There was little left of the wiring in my 1932 dodge Brothers DL sedan when I got her. Now I'm ready to rewire the car and have a question for all you wiring gurus out there - electrical systems are not my forte. The car originally came with one of those infamous coil/ignition units that had the ignition key built into the coil. These are still available, but at $250 I'd rather save a few bucks and use a regular coil, since it's hidden under the dash anyway. In fact, the car ran on this setup when I first owned it and never gave me any problems. This is the replacement ignition switch that has always been in the car since I owned it. It has three terminals, IGN, BAT and STA. Although I took pretty good notes at the time of disassembly five years ago, I can't locate the one sheet I need - how the switch was wired up. I have a new Rhode Island Wiring harness, but it is designed for the coil/ignition setup. So, how do I bypass that and wire it correctly for the current ignition switch? The green wire went from the STA post on the key switch to the negative post of the coil. The wires on other two terminals - your guess is as good as mine. The switch is a simple on and off - just two positions. Here is the wiring diagram for the original wiring setup. It's a positive ground car. What gauge wire is usually run from the positive terminal of the coil to the distributor on a six volt system? Any help or suggestions greatly appreciated.
  11. Taylormade

    Wiring Question

    Again, no three positions, just two - on or off. I think the remote starter button theory is the correct one, thus three terminals on a two way switch.
  12. Taylormade

    49 Chrysler Straight 8 Overheating

    I did mine with the engines fully assembled. It won’t hurt anything with the engine partly or fully disassembled, just make sure to dry everything off and leave no standing water. Put down a tarp or other protection if you do this in your driveway- you’ll never get the rust stains out of the concrete, otherwise. And you're blasting the water passages through the plug holes, not into the cylinders. The mess will shoot out of the other open holes. Take of the water pump, too, as this will give you a large opening at the front of the block to spray into. Trust me, you want to replace the plugs at all cost - easy to do and cheap. Any good auto parts store will have, or can get, the plugs.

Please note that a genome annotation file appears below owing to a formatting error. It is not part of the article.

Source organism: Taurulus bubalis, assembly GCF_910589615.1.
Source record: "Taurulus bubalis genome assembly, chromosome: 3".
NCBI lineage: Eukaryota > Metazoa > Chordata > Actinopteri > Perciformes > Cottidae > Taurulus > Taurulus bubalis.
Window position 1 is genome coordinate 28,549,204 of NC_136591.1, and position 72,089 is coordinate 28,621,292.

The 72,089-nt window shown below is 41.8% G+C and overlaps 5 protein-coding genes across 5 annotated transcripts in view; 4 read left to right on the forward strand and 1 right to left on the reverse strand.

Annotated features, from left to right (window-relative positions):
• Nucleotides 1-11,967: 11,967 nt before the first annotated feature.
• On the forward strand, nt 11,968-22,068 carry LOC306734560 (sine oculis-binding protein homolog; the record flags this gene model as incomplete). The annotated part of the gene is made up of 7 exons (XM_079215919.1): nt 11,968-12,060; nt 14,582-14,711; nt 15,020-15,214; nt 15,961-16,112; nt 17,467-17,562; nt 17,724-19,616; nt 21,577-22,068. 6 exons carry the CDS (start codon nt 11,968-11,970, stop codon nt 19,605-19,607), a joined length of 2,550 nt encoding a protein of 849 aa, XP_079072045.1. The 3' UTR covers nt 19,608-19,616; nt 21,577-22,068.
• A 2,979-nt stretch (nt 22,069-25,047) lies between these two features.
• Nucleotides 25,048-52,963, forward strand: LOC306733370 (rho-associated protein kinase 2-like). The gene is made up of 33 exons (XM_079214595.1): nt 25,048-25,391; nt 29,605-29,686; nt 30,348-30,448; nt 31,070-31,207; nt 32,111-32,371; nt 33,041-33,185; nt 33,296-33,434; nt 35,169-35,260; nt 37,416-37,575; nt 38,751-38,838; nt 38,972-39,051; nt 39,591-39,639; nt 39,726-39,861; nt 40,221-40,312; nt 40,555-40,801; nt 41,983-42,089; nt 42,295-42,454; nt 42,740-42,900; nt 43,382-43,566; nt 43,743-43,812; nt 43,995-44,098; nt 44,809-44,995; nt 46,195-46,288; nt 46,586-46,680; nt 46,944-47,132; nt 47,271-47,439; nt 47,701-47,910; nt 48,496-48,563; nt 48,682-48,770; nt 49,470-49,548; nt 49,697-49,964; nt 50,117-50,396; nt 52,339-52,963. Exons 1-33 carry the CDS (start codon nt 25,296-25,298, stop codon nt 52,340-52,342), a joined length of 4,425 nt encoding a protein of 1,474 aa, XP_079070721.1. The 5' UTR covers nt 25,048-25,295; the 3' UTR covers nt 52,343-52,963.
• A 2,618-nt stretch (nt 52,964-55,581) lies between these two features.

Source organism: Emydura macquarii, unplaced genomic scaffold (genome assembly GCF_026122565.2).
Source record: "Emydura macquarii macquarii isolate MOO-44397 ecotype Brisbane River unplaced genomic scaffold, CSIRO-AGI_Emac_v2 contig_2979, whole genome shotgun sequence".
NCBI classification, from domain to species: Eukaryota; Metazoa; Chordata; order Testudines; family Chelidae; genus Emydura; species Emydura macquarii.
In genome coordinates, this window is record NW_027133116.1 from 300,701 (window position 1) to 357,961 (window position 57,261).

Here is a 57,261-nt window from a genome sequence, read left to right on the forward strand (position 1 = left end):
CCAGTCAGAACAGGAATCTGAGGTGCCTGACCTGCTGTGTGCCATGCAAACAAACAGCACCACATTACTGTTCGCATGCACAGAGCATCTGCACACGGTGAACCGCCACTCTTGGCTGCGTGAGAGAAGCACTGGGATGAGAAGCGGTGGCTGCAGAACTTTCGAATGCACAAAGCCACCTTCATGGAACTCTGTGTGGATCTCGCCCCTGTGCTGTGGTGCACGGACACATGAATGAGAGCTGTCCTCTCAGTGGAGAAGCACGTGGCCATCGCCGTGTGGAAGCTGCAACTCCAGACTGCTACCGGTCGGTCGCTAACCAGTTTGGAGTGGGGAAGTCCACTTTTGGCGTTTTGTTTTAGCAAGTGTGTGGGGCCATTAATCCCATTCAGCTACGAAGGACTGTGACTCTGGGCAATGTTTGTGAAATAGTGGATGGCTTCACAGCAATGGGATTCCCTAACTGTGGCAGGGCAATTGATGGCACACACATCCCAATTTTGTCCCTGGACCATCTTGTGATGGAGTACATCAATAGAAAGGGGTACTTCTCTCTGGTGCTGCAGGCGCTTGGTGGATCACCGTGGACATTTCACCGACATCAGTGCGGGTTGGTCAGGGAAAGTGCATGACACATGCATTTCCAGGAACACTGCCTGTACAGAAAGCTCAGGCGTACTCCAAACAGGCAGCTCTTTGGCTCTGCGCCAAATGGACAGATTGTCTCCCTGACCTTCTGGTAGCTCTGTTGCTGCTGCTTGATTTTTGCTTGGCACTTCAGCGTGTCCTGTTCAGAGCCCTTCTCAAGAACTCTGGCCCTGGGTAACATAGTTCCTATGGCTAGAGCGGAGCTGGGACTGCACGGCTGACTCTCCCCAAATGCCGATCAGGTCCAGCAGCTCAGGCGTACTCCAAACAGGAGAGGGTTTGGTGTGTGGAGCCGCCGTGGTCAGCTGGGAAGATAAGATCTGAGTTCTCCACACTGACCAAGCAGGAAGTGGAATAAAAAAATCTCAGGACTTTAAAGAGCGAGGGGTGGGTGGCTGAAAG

13. Taylormade

    49 Chrysler Straight 8 Overheating

    Remove all the casting/freeze plugs. Get a pressure washer. Get the nozzle inside one of the openings and blast away. Use a coat hanger to rod out any stubborn areas. Blast in all the openings, in different directions. You will be amazed how much crud will come out. Keep blasting until the water comes out clear. Wait a few minutes, rod out the passages with the coat hanger one more time, then blast again. I’ve done it many times - 48 Plymouth, 29 Plymouth, 32 Dodge Brothers, 50 Dodge - works like a charm. You really want to remove the plugs anyway as they tend to rust from the inside.